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Old 04-02-2011, 12:21 AM   #1
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vertical saw


origanaly posted by Keven in the u tube tread
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Old 04-02-2011, 12:44 AM   #2
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Would it cut a porcelain doll vertically?

Seems like all you could do is straight rip cuts with it.
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Old 04-02-2011, 01:27 AM   #3
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interesting concept,

Pluses i see:
-easier to see where you are cutting
-don't have to lean over so much
-water control
-space saver
-saw and track stay cleaner with less build up of gunk

problems I see:

-my concern would be does it chip more when it cuts because the blade is cutting from under the tile instead of over it.
-no plunge cuts
-no bevel cuts
-much harder (if not impossible) to do free hand cuts were the tile is not square to the fence.
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Old 04-02-2011, 01:37 AM   #4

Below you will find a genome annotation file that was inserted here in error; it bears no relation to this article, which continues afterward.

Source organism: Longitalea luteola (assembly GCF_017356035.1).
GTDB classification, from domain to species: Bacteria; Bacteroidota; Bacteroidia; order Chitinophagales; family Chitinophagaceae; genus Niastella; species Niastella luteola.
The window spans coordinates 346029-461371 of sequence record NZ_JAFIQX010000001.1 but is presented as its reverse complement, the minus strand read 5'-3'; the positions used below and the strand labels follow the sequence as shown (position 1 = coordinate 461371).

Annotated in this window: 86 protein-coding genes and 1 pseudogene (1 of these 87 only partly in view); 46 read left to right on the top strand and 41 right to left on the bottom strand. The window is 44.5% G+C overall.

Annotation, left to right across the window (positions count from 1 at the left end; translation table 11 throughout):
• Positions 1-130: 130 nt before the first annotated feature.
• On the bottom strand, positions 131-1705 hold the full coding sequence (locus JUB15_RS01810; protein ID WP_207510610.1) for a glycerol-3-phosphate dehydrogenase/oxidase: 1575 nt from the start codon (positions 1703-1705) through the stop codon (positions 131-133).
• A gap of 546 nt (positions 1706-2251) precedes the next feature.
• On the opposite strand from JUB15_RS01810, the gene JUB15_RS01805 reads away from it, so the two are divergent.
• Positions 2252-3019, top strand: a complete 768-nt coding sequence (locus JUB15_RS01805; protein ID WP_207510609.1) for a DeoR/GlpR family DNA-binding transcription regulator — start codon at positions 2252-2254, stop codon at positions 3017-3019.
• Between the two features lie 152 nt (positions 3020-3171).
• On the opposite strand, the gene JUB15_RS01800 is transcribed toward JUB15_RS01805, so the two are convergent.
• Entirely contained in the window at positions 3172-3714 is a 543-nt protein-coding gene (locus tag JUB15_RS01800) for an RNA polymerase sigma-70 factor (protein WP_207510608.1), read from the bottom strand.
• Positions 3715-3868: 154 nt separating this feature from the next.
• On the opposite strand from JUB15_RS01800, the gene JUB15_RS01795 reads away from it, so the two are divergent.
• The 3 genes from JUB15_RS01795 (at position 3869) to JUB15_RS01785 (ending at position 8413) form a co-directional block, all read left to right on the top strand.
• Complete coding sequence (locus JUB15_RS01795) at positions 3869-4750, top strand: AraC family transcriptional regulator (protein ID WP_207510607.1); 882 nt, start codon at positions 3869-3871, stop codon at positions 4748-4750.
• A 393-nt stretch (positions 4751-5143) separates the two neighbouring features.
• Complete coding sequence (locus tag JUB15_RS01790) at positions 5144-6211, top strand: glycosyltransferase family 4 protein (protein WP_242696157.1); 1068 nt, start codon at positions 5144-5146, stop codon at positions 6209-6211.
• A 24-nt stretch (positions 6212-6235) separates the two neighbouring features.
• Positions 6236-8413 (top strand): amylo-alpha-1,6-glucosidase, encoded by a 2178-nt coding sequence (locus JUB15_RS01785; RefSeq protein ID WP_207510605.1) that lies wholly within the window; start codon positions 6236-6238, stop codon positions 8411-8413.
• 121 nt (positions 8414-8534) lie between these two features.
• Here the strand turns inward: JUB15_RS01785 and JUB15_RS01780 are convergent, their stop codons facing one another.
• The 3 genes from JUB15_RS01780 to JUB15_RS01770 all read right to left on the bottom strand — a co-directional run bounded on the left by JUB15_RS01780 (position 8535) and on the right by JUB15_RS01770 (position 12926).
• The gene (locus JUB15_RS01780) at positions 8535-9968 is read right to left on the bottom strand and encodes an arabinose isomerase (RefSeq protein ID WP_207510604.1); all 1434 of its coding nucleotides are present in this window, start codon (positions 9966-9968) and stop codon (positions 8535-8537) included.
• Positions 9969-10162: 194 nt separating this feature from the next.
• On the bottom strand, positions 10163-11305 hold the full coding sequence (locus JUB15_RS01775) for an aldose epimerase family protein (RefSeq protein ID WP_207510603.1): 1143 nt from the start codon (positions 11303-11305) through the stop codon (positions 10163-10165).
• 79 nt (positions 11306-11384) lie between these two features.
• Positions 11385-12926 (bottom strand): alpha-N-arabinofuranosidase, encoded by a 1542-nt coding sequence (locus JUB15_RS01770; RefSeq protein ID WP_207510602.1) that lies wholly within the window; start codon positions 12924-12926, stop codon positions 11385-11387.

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Mark I am sure you could set a spped square or a 45 guide on there or even a guide that would allow you to change the angle.

My thought is that if this saw would really work, why hasn't a top company already come out with them.
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Old 04-02-2011, 04:50 AM   #5
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I like the drill press in the house with the dolls on it! Tre' Chic!
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Old 04-02-2011, 06:34 AM   #6
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What Gregg said. IMO it looks really underpowered. And I cannot think of any job where all i did was straight cuts. All of my jobs involve actually doing curved cuts in tiles (toilet flanges, etc) and i always actually hold the tile up to the blade.

Interesting idea but needs to go back to the drawing board.
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Old 04-02-2011, 07:04 AM   #7